The Day The Music Crashed...

from the uh-oh... dept

Now that we're being told all the time that we should only buy digital music, what happens when your computer screws up and you can no longer access your music? Apparently, there are a ton of stories going around right now about how the latest version of iTunes is completely trashing some Windows machines, making all of the songs stored unaccessible. So, as Jeremy Wagstaff asks in the first link, will this prompt people to go back to more tangible storage, such as CDs? It seems unlikely (and I say that as someone who actually does still prefer CDs, call me old fashioned). Instead, it may do two things: (1) encourage people to get better backup solutions, so that if a computer has problems, their music is still available and (2) push to get rid of stupid copy protection that makes solution (1) useless.
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  1. identicon
    Netguru, 13 Sep 2005 @ 7:01am


    For me, if i want quality I'll listen to Super Audio or vynil and it works only in my house because my house is quiet. MP3's at 192k and up should be the standard (not 128k) because it sounds like CD quality and I don't need fidelity when i'm in my car because you can't hear fidelity when a car is running, rednecks with loud mufflers, or in public with an iPod or knock-off. So please, put the stuckup "only high fidelity is good enough for my ears" act away. If your computer crashes, its a result of bad computer management, use a registry cleaner periodically and you'll probably be fine. Windows is a crappy OS i admit, but 95% of Windows problems can be fixed through user intervention and user knowledge. Worried that your 10000000000GB or porn will be ejected into a byteless void? Back it up. I don't think that technology is meant to cater to our needs as much as we'd like it to, some thinking on our part is necessary.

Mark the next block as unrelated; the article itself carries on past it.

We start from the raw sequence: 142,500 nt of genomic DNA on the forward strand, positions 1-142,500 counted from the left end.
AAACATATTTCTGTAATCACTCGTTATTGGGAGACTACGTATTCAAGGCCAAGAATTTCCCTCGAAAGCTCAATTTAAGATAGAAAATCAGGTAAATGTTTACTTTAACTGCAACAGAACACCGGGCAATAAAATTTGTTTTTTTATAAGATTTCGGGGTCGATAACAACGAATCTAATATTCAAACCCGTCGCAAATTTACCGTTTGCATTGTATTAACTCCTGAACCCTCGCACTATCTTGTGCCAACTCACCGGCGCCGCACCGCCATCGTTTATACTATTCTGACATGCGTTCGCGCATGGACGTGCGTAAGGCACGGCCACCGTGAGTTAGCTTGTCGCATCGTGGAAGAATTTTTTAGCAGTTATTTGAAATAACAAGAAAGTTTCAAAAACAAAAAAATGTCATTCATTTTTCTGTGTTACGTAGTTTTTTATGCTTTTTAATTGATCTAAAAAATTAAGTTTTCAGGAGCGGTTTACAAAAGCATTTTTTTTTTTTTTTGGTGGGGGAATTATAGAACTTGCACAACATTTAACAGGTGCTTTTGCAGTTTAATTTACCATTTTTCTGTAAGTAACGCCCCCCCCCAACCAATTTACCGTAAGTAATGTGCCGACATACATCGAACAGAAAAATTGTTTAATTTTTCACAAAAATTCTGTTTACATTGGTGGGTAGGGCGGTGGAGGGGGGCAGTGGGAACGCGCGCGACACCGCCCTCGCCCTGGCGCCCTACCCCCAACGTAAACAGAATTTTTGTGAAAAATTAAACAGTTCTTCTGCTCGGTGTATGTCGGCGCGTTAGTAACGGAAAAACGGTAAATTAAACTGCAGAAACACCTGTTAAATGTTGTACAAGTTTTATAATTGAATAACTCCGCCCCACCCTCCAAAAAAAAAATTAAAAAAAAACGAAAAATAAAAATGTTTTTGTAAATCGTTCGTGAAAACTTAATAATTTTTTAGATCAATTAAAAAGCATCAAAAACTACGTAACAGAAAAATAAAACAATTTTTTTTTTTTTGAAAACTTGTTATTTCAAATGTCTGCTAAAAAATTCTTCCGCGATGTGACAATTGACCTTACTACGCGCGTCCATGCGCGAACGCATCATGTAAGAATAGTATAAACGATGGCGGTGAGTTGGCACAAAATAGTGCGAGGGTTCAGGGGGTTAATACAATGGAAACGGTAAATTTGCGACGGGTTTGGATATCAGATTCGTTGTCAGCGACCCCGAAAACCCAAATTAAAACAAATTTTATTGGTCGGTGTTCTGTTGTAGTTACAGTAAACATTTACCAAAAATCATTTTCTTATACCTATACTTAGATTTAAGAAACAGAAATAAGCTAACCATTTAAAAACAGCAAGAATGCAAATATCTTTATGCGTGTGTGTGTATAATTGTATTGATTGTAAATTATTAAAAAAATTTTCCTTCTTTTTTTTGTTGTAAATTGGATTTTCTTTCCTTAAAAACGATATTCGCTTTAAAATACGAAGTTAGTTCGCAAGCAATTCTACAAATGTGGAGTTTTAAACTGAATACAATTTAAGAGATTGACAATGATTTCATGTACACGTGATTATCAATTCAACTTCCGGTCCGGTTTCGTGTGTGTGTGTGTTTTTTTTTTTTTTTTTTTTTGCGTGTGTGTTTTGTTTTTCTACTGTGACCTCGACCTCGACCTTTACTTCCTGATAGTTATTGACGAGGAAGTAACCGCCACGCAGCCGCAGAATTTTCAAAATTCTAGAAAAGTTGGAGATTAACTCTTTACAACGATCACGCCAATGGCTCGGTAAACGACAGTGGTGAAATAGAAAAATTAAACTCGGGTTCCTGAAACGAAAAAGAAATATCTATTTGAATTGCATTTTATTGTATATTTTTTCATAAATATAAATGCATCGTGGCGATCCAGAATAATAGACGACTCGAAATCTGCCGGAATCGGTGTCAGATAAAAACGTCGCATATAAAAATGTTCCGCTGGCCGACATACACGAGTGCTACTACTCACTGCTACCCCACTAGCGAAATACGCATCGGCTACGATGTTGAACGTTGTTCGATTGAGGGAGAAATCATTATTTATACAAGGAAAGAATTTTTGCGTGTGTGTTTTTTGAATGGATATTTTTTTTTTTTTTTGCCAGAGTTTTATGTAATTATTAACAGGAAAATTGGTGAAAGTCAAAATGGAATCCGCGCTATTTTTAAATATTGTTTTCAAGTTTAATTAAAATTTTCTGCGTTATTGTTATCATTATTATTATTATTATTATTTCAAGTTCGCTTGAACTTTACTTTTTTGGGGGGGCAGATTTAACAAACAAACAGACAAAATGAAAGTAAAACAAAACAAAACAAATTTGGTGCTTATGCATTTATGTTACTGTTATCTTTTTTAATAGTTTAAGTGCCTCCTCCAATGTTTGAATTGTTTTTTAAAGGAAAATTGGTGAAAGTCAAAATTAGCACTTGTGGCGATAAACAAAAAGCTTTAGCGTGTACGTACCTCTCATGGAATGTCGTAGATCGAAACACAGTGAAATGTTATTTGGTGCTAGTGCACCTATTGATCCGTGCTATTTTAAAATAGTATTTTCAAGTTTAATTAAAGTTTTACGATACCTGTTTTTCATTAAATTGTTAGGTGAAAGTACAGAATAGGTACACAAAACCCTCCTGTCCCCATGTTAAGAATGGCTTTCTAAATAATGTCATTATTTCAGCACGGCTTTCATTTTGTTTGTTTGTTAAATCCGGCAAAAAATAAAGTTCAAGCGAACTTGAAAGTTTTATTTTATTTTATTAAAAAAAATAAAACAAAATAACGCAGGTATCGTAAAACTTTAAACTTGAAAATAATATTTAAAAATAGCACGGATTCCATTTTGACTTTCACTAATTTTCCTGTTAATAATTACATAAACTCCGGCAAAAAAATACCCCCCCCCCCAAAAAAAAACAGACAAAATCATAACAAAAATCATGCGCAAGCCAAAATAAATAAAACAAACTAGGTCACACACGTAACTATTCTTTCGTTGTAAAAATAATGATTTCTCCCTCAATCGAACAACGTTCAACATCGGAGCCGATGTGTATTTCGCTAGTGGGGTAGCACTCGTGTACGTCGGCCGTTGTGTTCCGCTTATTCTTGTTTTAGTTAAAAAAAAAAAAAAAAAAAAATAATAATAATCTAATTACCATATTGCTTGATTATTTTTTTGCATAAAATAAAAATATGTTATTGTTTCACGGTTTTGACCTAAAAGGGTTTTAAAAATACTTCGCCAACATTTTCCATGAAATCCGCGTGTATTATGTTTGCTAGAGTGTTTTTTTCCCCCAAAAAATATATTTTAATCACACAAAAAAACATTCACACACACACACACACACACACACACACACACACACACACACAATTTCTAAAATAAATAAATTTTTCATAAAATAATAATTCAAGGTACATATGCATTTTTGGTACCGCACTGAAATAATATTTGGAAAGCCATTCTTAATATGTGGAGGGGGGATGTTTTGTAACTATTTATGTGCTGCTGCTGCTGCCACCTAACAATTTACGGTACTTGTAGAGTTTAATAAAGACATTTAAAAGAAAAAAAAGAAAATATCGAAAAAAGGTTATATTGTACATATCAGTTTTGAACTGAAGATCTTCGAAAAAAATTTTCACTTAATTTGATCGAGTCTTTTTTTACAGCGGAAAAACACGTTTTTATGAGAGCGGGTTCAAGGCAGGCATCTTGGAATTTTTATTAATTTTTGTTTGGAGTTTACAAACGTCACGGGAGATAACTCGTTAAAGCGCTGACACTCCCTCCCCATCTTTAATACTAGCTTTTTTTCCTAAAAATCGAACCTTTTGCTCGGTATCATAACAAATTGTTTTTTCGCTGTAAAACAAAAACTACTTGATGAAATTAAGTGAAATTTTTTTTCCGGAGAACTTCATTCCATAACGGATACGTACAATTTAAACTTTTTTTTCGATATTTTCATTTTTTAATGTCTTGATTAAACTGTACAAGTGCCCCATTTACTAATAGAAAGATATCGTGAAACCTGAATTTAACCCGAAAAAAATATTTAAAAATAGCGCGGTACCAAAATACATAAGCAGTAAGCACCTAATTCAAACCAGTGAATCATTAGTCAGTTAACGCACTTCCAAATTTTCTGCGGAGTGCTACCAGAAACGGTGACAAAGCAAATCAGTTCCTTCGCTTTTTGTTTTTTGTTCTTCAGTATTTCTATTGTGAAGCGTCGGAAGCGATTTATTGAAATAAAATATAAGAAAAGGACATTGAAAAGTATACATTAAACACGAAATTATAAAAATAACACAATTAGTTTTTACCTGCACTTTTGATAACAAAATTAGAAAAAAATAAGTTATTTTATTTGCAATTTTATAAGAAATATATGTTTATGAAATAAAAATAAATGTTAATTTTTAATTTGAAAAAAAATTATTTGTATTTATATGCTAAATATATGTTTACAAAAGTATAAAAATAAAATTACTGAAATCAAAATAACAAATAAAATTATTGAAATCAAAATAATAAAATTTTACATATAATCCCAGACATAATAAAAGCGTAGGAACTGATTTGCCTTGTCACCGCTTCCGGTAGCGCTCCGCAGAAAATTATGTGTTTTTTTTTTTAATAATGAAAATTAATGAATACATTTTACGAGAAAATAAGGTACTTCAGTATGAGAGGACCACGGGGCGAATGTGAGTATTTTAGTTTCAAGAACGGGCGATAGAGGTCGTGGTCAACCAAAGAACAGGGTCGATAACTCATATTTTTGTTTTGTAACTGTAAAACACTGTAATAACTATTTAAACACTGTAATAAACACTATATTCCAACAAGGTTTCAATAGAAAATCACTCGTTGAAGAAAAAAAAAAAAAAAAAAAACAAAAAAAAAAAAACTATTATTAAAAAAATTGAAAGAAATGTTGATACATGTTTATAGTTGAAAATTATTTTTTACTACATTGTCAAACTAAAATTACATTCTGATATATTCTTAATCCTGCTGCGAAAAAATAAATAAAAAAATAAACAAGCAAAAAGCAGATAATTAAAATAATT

"I don't fear computers, I fear the lack of them"

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